Target: Carter Stewart, U.S. Attorney for the Southern District of Ohio
Goal: Obtain clemency for Deric Lostutter for exposing the cover-up of the Steubenville rapists
Last year, in Steubenville Ohio, an incapacitated minor was sexually assaulted and raped over the course of several hours by Steubenville High School football players. The local community, including Steubenville High football coach Reno Saccocia, was complicit in the cover-up. Hackers associated with the collective known as Anonymous obtained videos and images that lead to the filing of charges against two of the culprits, and the recusal of a county prosecutor and a judge because of their relationship to the football program. The “hacktivist” group also did data dumps about local law enforcement who they believed were attempting a cover-up and helped organize #OccupySteubenville protests to highlight the case and bring justice for the victim. Two of the football players were ultimately convicted and sentenced, and will have to register as sex offenders. The prosecution, the recusal of potentially prejudiced officials, and conviction were all helped by a trove of social media postings which were saved, and then rereleased, by an Anonymous hacktivist.
One of the hacktivists involved in uncovering the images and messages that led to their being charged and convicted, 26-year-old Deric Lostutter, has now been charged for “computer crimes” and “aggravated identity theft,” as well as “identity theft, attempt and conspiracy.” His house has been raided by the FBI, and his computers and personal property seized as evidence. If convicted, he will be sentenced to a longer prison sentence–ten years–than the two football players who raped and sexually assaulted a minor over the course of several hours, then asked their friends to help cover for them. Lostutter contends that all the data he released was saved from social media postings that were once publicly available, and that no hacking was performed.
Vigilantism cannot be justified; that is not what this petition is about. In a nation bound by the rule of law, citizens cannot act outside the limits of the law to achieve their goals, no matter how noble. If Mr. Lostutter’s claims are true, then he has done nothing illegal. Even if he has committed crimes, his violation of computer systems for the sake of exposing criminal conduct that local law enforcement would not investigate should not be punished more severely than the violent violation of a young woman’s body. Please ask the U.S. Attorney Carter Stewart to drop all charges against Mr. Lostutter.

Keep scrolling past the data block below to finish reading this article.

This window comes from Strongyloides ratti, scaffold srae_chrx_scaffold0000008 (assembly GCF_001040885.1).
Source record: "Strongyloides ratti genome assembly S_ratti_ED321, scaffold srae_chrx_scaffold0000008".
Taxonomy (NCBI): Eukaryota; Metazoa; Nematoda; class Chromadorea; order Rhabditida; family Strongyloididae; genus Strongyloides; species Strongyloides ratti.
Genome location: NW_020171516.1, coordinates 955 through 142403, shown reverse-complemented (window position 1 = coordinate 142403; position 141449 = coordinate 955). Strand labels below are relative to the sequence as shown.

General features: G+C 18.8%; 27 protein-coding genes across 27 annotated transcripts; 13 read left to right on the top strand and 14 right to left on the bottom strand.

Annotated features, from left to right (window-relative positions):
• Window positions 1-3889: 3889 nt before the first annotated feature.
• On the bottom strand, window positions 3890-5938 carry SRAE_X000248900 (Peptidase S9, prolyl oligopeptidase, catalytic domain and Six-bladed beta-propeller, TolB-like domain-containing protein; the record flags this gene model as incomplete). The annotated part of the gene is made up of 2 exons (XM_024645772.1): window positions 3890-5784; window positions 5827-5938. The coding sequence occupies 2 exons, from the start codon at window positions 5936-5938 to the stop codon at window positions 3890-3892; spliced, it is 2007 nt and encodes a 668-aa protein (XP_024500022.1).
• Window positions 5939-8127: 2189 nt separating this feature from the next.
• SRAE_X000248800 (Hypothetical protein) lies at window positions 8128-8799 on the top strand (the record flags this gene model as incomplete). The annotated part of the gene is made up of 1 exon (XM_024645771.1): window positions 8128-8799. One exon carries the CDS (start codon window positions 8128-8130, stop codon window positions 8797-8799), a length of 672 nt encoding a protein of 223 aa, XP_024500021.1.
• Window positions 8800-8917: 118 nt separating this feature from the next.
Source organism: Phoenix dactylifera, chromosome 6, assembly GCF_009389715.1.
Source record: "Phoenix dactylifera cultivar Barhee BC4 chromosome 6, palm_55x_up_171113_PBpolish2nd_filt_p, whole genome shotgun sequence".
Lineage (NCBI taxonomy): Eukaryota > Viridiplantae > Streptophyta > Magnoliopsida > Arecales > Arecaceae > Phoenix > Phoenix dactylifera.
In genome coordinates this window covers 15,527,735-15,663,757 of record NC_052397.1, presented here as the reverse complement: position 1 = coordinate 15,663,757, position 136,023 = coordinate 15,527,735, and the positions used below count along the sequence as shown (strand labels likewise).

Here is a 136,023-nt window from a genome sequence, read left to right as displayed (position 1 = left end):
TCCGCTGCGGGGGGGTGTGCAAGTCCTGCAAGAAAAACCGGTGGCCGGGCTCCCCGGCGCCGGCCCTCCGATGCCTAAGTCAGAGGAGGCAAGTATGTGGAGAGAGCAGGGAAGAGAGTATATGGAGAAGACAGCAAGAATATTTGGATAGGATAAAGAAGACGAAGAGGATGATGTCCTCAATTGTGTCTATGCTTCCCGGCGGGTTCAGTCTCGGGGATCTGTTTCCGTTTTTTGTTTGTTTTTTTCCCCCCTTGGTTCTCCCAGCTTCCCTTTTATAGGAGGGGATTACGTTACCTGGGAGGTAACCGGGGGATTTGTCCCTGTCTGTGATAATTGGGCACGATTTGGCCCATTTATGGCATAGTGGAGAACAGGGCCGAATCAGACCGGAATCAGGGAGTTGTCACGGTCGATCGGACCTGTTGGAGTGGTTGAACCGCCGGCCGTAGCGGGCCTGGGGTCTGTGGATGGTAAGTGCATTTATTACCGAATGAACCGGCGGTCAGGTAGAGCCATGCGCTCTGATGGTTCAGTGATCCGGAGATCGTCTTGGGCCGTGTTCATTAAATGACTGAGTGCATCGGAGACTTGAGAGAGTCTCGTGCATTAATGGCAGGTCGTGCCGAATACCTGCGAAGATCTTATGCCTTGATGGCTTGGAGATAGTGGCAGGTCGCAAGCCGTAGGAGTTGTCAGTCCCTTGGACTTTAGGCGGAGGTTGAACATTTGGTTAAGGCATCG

Dear Mr. Carter Stewart,
I am writing to you in regards to the criminal prosecution of Mr. Deric Lostutter for alleged computer crimes, identity theft, and conspiracy for his involvement in exposing the Steubenville High School rapists. If convicted, Mr. Lostutter, a young man of twenty-six, would face ten years in prison, and carry a felony record for the rest of his life. Such a penalty is disproportionate to the crime, if any, he committed in the course of doing what local law enforcement would not do. I implore you to drop all charges against Mr. Lostutter.
In Steubenville, Ohio, the prestige of the local football team, combined with small-town cronyism and a larger culture of sexism and victim-blaming, would have allowed the local football team to get away with the brutal rape and sexual assault of an intoxicated minor. When the city’s police chief asked for witnesses to come forward, no one spoke up. While they initially bragged about the event on social media sites and shared pictures of the victim, the football players quickly deleted their posts, possibly on advice from parents, teachers, and coaches complicit in their crime. It was thanks to online activists, who saved and distributed the deleted posts, that two of the football players were convicted.
The administration of law depends on civilian involvement. Without ordinary citizens who are willing to report, give testimony, and preserve potential evidence, law enforcement would be incapable of doing its duties, no matter how well-manned, equipped, or funded. Mr. Lostutter contends that he did no hacking. He asserts that all the information he released was supplied to him by others, who initially accessed the information when it was publicly available, and he denies all involvement with hacking the Steubenville football team’s webpage. Another individual has even taken credit for that particular act.
Mr. Lostutter, along with Michelle McKee, who initially got him involved in the case, and Alexandria Goddard, who saved the initial flurry of social media postings by those involved in the rape, deserves to be commended for exposing crimes, not treated worse than the criminals he exposed. The person who exposes wrongdoing, even if they do so wrongly, should not suffer a greater penalty than the criminals whose misconduct he has exposed. Such a system sends a message that speaking out against injustice, and trying to bring wrongdoers to justice when the official system of law enforcement fails in its appointed task, is the greater evil. Please stand for justice and end this unjust prosecution of a man who did nothing but expose the wrongdoing of others.
[Your Name Here]
Photo Credit: marsmet523 via Flickr